When sparring with others, there is always an open door somewhere. Everyone has a weakness in their system of combat. I couldn't find any doors with this guy. Not one. Whenever I tried to take him, he slithered out and turned it on me. This is the first time that I've ever truly been witness to real Tai Chi in the martial arts context. He was incredible. We sparred for about fifteen minutes.
Occasionally, he'd get a little slap to the face in, and the audience, which grew to about 40 would all laugh. I could never get him to lose his balance, but I could get some facial slaps in without too much of a problem. When I slapped him, I got just as much support from the crowd.
I told him that I'd love to study with him, but knew that it couldn't be, because whenever I'm in public doing anything other than riding by on a bike, I get a crowd surrounding me very quickly, and its impossible to do any serious practicing of martial arts under such circumstances.
I really can't work out very well here. Too many people watch. It's a hassle. However, it was a pleasure to really be put in my place by this man who said he was 62 years old. He looked like he was in his early fifties, maybe late forties. I really wasn't humiliated or anything. Whenever either of us got a strike in, there was always a salute and a bow afterwards. The vibe of the contest was very warm.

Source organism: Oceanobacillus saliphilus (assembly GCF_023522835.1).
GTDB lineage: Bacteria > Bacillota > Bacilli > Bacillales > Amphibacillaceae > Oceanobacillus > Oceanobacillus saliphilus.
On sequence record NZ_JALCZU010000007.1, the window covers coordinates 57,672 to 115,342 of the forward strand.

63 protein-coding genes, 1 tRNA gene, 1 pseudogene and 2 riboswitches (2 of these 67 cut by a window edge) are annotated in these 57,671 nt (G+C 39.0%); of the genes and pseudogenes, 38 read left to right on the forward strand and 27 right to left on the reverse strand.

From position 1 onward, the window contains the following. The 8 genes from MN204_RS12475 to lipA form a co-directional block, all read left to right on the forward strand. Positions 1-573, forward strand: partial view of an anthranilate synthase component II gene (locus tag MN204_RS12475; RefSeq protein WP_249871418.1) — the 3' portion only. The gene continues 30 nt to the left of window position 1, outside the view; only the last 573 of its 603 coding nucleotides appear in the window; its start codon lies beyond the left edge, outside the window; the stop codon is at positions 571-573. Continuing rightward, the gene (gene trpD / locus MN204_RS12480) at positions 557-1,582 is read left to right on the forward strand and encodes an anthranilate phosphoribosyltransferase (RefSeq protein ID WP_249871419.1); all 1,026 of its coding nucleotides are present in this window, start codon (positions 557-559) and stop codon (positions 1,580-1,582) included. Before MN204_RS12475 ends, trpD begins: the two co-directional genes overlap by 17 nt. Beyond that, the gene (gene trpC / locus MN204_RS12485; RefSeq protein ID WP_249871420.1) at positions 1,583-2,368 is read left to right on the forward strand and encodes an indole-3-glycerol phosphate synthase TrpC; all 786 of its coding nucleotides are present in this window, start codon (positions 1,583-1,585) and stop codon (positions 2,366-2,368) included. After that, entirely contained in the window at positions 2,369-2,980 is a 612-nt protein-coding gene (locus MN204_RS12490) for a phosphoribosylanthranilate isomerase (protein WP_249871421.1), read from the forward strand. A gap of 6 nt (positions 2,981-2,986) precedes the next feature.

My Mandarin is coming along in leaps and bounds. I'm able to express myself better and better every day. However, I'm still unable to understand the locals very well. Very difficult, especially considering the thickness of the local accent.
I tell people to speak clearly and slowly. It is very difficult for most. I don't know why, but they just can't communicate with any consciousness regarding their speech. I think that Americans have the same problem. Former radio announcers don't have that problem. We're used to keeping one ear on our voices to constantly monitor the pacing and clarity.